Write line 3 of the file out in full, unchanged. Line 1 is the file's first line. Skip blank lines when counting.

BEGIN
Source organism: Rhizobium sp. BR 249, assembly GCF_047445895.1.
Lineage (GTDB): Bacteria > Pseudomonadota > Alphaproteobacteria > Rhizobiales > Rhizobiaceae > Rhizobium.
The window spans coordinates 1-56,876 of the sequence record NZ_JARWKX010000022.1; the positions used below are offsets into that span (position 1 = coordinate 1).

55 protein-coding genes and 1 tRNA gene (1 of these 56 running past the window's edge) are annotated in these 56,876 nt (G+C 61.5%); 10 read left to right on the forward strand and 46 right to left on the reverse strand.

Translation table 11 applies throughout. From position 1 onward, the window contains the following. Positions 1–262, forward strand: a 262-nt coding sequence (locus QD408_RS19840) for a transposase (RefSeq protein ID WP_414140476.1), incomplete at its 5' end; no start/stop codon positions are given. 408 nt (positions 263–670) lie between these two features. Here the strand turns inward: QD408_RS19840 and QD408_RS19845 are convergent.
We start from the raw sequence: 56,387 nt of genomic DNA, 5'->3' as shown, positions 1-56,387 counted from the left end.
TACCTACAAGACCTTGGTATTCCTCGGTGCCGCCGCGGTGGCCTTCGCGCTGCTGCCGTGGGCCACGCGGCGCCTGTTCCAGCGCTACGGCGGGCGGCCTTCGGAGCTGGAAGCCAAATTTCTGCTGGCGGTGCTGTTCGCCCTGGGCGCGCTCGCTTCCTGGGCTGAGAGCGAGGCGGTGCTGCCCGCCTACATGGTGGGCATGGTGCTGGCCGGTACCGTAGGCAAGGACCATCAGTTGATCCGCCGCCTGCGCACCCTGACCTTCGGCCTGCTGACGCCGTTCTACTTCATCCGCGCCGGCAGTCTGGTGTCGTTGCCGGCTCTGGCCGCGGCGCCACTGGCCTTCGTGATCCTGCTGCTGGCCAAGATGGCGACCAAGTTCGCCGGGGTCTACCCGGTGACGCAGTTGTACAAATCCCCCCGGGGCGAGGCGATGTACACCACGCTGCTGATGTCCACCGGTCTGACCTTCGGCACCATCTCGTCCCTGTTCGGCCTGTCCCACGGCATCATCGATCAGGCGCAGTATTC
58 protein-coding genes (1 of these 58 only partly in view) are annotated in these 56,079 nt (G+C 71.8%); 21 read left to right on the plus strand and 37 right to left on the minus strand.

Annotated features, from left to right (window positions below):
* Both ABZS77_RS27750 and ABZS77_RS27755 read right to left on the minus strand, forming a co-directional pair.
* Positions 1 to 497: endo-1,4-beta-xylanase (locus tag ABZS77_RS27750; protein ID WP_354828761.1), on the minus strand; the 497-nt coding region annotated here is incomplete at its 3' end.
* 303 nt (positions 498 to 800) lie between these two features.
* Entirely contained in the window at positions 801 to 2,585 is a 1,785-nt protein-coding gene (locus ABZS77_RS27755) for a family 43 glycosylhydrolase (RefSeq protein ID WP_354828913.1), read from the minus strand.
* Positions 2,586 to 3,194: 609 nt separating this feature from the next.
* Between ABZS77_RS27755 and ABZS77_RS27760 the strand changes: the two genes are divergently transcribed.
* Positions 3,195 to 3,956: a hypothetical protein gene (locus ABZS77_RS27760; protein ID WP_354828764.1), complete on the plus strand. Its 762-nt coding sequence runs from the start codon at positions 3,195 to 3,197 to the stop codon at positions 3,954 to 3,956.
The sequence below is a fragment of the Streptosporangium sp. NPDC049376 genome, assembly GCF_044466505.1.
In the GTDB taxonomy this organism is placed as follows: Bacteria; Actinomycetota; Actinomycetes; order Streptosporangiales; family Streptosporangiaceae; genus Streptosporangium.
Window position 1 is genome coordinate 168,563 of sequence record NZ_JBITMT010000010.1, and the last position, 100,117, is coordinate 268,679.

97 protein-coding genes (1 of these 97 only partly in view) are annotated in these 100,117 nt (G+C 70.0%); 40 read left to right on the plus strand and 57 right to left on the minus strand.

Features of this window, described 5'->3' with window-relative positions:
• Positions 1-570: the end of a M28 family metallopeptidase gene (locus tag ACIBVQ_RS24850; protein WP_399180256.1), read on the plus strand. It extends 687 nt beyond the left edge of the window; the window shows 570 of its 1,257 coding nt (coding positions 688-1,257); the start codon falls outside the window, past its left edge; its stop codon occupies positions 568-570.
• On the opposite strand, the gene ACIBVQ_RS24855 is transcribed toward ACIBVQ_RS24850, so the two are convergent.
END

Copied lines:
The window spans coordinates 1-56,876 of the sequence record NZ_JARWKX010000022.1; the positions used below are offsets into that span (position 1 = coordinate 1).